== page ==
Throughout the years Kirby has undergone little if any noticeable change, in fact the transition between the Super Smash fighting games really just smoothed out the little round one. Still, Kirby has always been a recognizable mascot of Nintendo and has really earned the position.
Starting off Dream Land is in trouble, the inhabitants there discover that they can no longer dream, a terrible thing for a place called as such, right? So Kirby decides to make his merry way to the Dream Spring, where dreams and hope come from, finding out that King Dedede had destroyed the Star Rod and scattered its parts by giving them to his friends, or in other words for us gamers, each stage's boss.
Kirby is able to jump, slide into enemies, fly and puff out air in order to attack, sucking up certain enemies and swallowing them will allow you to gain their ability as long as you don't get hit, which will happen often if you just rush into things. These abilities are especially useful against obstacles and specific levels where it's just so much easier to get through it with certain abilities. You can use these gained powers against bosses, making them a snap to take down; don't fret if you lose your power, each boss has a predictable attack pattern that always includes a inhalable object to shoot back in their face.
Kirby's Adventure is simple and sweet, straight forward and doesn't really beat around the bush in any manner, what's great is for this NES game to be able to save, while so many are unable to keep tabs of your progress, making it nice to be able to break away and return to the game at any time without having to input a lengthy password for that matter.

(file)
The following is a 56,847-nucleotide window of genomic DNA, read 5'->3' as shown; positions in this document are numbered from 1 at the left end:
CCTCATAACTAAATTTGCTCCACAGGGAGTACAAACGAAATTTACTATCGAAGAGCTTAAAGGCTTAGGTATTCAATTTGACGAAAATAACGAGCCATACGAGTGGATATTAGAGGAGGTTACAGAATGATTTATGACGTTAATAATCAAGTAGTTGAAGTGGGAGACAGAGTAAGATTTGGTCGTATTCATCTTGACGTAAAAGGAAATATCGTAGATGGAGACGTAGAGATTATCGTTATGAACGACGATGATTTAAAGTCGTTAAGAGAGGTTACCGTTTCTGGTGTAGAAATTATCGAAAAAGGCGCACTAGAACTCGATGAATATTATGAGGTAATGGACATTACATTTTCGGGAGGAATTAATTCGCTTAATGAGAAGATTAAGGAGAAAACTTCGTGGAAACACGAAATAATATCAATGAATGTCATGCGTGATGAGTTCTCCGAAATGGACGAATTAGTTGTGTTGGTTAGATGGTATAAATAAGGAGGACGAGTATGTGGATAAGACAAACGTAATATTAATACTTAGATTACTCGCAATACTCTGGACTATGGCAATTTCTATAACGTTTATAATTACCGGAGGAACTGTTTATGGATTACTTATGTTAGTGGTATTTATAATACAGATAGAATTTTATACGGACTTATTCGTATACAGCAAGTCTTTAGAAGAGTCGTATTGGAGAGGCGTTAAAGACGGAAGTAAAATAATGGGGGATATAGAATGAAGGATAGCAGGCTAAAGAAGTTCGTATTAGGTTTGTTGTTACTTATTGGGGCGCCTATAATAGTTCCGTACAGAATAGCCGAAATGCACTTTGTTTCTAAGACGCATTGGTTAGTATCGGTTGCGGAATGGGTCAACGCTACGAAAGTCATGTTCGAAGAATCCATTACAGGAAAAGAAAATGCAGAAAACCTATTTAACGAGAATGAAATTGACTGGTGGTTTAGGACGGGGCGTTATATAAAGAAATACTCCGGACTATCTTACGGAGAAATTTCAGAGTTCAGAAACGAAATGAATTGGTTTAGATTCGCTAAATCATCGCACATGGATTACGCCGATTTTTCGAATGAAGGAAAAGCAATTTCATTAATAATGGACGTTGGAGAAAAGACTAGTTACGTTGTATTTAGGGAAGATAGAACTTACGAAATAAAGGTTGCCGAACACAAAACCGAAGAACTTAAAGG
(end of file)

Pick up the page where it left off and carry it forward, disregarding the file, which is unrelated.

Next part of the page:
There's an array of minigames to play that offer up extra lives and a way to break from the mainstream and have a little carefree fun, not that the whole game isn't just this.
Kicking it to the masses,
Being able to try out a good menu of abilities keeps the game play fresh and easy to cope with through the stages offered up in this game. The idea of a little pink blob sucking up villains to copy their talents was really a new and fun idea, which is why Kirby is still expandable, there are so many new attacks that can be given to him in newer versions of the game as well as returning favorites with a new spice to them.
Graphics: Colorful and fun to look at, Kirby's Adventure does a good job of keeping upbeat and flavorful, each level is well done and there's really not much to complain about, for what it is, it's pretty impressive.
Sound: Catchy tunes, even in dramatic instances such as the final boss the game never derails from the overall lighthearted sense of the game.
Playability: The controls are smooth and responsive as can be.
Entertainment: Sometimes the game feels a bit repetitious, though the mini games help break away from this as well as the variety of moves you're open to, UFO Kirby is especially worth playing for, being arguably so the BAMF of this game. It feels really like mindless fun and is easy enough for anybody to pick up and go with. It would have been nicer if upon starting the game that the story would have been scrolled before the actual game play rather than waiting for it during the start screen.
Replay: There's completion to be had! Get 100 percent on your game and you are able to unlock the Extra Game, beat that with 100 percent and you get sound mode, where you can listen to all the songs and various sound effects. This game can be completed within a short afternoon, so it shouldn't be too difficult to cut back to the adventure and get all the secrets.
All in all: This game really paves the way for Kirby as a continuing series, every new edition that comes out plays well to capture its audience but always remains faithful to the basic formula, whether there's new faces or old, Kirby will probably always remain the cute little glutton we all know and love.